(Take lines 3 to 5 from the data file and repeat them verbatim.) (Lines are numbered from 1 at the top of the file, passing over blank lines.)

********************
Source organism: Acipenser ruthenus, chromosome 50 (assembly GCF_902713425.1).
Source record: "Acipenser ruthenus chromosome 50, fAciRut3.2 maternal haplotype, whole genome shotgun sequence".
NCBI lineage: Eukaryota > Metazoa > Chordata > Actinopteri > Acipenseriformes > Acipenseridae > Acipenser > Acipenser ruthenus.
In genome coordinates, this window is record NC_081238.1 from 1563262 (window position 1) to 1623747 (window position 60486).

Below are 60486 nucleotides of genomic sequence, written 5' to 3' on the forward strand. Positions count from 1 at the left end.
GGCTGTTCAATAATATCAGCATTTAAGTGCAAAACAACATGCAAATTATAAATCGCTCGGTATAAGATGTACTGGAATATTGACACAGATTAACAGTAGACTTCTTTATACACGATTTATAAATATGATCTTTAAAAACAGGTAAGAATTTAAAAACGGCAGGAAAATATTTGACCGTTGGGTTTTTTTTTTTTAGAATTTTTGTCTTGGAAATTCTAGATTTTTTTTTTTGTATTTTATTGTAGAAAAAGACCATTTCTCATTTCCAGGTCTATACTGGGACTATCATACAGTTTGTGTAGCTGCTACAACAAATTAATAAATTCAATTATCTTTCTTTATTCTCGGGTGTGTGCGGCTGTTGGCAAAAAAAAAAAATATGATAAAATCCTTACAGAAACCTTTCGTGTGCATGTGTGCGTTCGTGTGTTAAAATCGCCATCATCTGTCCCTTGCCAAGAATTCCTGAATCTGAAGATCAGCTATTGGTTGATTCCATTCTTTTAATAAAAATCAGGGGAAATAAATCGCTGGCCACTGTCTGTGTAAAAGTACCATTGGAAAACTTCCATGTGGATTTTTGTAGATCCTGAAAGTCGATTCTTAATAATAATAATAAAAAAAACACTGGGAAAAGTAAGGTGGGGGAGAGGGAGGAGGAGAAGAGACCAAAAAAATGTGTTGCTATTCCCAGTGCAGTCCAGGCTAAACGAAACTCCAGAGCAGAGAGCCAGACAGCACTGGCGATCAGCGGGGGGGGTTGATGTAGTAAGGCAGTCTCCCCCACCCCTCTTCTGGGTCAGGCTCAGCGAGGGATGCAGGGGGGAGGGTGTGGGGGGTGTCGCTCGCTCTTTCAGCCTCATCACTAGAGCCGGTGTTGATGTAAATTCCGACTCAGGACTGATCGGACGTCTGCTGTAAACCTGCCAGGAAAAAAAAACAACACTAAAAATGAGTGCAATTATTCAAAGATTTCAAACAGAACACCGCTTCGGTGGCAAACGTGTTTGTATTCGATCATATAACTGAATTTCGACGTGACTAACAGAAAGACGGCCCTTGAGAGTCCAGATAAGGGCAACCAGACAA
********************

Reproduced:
NCBI lineage: Eukaryota > Metazoa > Chordata > Actinopteri > Acipenseriformes > Acipenseridae > Acipenser > Acipenser ruthenus.
In genome coordinates, this window is record NC_081238.1 from 1563262 (window position 1) to 1623747 (window position 60486).

Below are 60486 nucleotides of genomic sequence, written 5' to 3' on the forward strand. Positions count from 1 at the left end.